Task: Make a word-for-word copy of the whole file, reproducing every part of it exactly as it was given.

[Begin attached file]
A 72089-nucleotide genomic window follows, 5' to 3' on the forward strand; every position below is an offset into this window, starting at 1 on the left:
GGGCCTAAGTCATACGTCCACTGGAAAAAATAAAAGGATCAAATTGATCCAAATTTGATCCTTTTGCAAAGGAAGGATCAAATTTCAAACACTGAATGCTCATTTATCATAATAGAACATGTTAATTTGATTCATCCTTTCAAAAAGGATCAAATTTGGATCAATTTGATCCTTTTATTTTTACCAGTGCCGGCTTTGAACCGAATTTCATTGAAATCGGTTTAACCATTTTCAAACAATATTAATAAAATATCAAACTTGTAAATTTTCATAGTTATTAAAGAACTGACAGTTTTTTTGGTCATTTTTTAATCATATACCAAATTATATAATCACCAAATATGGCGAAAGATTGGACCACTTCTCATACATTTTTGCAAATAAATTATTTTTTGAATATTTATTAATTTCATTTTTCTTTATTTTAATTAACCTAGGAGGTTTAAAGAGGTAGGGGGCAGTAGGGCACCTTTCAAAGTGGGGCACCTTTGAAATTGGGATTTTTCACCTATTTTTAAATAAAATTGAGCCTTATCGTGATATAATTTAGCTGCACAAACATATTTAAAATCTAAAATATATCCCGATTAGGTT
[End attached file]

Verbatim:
A 72089-nucleotide genomic window follows, 5' to 3' on the forward strand; every position below is an offset into this window, starting at 1 on the left:
GGGCCTAAGTCATACGTCCACTGGAAAAAATAAAAGGATCAAATTGATCCAAATTTGATCCTTTTGCAAAGGAAGGATCAAATTTCAAACACTGAATGCTCATTTATCATAATAGAACATGTTAATTTGATTCATCCTTTCAAAAAGGATCAAATTTGGATCAATTTGATCCTTTTATTTTTACCAGTGCCGGCTTTGAACCGAATTTCATTGAAATCGGTTTAACCATTTTCAAACAATATTAATAAAATATCAAACTTGTAAATTTTCATAGTTATTAAAGAACTGACAGTTTTTTTGGTCATTTTTTAATCATATACCAAATTATATAATCACCAAATATGGCGAAAGATTGGACCACTTCTCATACATTTTTGCAAATAAATTATTTTTTGAATATTTATTAATTTCATTTTTCTTTATTTTAATTAACCTAGGAGGTTTAAAGAGGTAGGGGGCAGTAGGGCACCTTTCAAAGTGGGGCACCTTTGAAATTGGGATTTTTCACCTATTTTTAAATAAAATTGAGCCTTATCGTGATATAATTTAGCTGCACAAACATATTTAAAATCTAAAATATATCCCGATTAGGTT